This past week on the Red Line back from Boston I overheard a conversation between an Australian man and another passenger, both, who with suitcases, had seemingly just arrived from the airport. The Australian man had just landed in Boston and was in the United States for the first time, naturally with many questions. When the original conversationalist left the train at Kendall, the man from Melbourne looked to me. Reflecting on the experience, many of the prosocial concepts discussed in class were at play in the situation. To begin, I just recently spent a semester abroad in Germany. I remember painfully clearly how overwhelming entering an entirely new culture can be for the first days and weeks. This similarity between us created a feeling of empathy. Some of my closest friends abroad were Aussies. This parallel once again brought forth feelings of in-group connectedness and empathy. Another vital aspect in the process of deciding to offer my knowledge about the Greater Boston Area to this man was the fact that he said to the before-mentioned original airport mate that he was a visiting scholar at Tufts University. Like the cocktail effect of hearing ones own name, hearing this man from a far away continent utter the name of my home for the past four years caught my attention. The layers of connection which we shared definitely attracted me to speak to him. Other factors that may have had an affect were that I was in a good mood due to coming from finally buying a new pair of glasses (six years overdue) and therefore was more inclined to pay attention to what was happening around me rather than getting stuck in my head anxiously considering my to-do list. Another consideration is that I was alone, which also allowed me greater focus on my surroundings. My aloneness can also be taken into consideration in eliminating the possibility that I was participating in the helping behavior because of the social exchange idea of my drive originating from the desire to impress those around me or fit into any social norms. I can now assess my own prosocial behaviors more critically, and hopefully act against any barriers to helping behaviors that may arise in my future.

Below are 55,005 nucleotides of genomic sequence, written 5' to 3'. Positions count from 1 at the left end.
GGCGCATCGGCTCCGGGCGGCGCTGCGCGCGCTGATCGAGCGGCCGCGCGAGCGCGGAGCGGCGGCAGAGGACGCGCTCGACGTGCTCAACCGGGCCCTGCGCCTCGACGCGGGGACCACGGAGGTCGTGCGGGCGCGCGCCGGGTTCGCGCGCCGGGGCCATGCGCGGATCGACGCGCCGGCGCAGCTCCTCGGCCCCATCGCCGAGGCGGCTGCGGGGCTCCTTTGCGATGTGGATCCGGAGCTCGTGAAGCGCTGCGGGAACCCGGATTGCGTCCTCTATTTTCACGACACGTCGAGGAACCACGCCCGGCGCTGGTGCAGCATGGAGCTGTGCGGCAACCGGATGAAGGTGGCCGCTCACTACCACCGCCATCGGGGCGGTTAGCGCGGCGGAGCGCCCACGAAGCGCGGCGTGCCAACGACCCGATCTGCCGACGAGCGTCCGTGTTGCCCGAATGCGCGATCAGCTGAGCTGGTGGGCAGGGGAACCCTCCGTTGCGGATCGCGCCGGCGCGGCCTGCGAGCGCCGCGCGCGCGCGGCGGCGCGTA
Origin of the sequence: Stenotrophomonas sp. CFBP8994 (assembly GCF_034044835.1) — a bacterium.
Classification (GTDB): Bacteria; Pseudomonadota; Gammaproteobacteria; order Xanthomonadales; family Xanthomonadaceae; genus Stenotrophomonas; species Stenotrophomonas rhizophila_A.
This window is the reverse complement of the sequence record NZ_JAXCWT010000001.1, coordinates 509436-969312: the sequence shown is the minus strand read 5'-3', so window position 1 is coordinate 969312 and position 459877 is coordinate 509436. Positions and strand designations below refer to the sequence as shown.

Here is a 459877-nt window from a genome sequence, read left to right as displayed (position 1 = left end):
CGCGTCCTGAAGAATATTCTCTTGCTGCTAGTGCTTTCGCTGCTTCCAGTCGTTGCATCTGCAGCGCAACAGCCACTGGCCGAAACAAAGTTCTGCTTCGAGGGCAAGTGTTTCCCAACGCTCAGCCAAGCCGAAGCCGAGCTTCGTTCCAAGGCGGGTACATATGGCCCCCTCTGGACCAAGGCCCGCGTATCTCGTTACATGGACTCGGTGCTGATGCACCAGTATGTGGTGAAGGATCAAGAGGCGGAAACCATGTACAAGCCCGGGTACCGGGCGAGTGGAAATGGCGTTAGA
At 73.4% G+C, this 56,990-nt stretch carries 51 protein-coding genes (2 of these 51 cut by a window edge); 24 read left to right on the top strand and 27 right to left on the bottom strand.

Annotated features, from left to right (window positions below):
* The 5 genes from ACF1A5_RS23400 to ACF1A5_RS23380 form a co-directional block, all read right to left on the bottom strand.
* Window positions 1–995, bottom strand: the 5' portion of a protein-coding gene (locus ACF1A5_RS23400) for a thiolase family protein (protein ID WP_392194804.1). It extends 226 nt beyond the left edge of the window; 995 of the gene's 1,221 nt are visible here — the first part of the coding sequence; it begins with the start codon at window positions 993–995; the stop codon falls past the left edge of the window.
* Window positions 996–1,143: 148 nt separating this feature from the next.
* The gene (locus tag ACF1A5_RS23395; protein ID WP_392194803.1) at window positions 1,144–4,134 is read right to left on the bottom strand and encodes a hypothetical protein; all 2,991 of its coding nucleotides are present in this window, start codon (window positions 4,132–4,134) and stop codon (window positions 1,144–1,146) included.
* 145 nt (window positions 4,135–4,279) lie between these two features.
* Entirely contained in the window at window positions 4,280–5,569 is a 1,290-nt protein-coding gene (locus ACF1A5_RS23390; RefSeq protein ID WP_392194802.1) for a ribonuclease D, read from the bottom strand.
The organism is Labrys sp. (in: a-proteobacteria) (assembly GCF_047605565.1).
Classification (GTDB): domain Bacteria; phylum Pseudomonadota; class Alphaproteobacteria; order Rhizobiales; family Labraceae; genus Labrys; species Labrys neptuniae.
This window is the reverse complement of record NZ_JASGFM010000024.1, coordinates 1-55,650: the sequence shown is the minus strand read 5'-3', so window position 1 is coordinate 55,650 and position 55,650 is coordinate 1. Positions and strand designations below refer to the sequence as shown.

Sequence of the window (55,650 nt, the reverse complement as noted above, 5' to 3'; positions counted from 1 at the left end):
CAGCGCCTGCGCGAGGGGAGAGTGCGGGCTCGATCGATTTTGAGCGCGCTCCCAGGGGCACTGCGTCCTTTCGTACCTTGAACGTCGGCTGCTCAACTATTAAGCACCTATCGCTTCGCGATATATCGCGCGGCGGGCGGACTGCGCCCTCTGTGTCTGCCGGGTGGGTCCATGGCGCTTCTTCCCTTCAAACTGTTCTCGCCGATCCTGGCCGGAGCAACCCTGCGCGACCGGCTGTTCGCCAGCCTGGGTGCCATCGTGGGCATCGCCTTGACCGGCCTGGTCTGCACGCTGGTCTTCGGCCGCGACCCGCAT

During the first meeting of my Anthropology and Sociology of School class we did some introductory work with each other. The class is very small, and we sat in a circle for the entire three hours to aid the process of engagement. One of the activities the professor tasked us with was to chose a physical object or aspect of someone in the room and explain what we believed it said about the subject. This experience brought forth feelings of discomfort, and highlighted the human tendency to make assumptions. Immediately I was reminded of our discussion of fundamental attribution error, and the oversimplification of other peoples decision making processes and/or behaviors. In making assumptions about others we often fail to account for the intricacies of their lives, and the situational factors at play during our interactions. More often than not our assumptions can be harmful and belittle those around us. It is vastly important to give others the same benefit of the doubt that we give ourselves when attempting to justify our behaviors. Speaking on behalf of another comes at the risk of not considering all of the nuances of their experience, and is uncomfortable for everyone involved. Perhaps the person I chose was wearing all red, I may have attributed that to her being someone who is outgoing, likes bright colors, or was seeking attention. The reality of why she was wearing all red could have related to one of my hypotheses, or it could have origins in something entirely unrelated to my assumptions. While making assumptions can frequently be involuntary, the weight we give those assumptions can be controlled.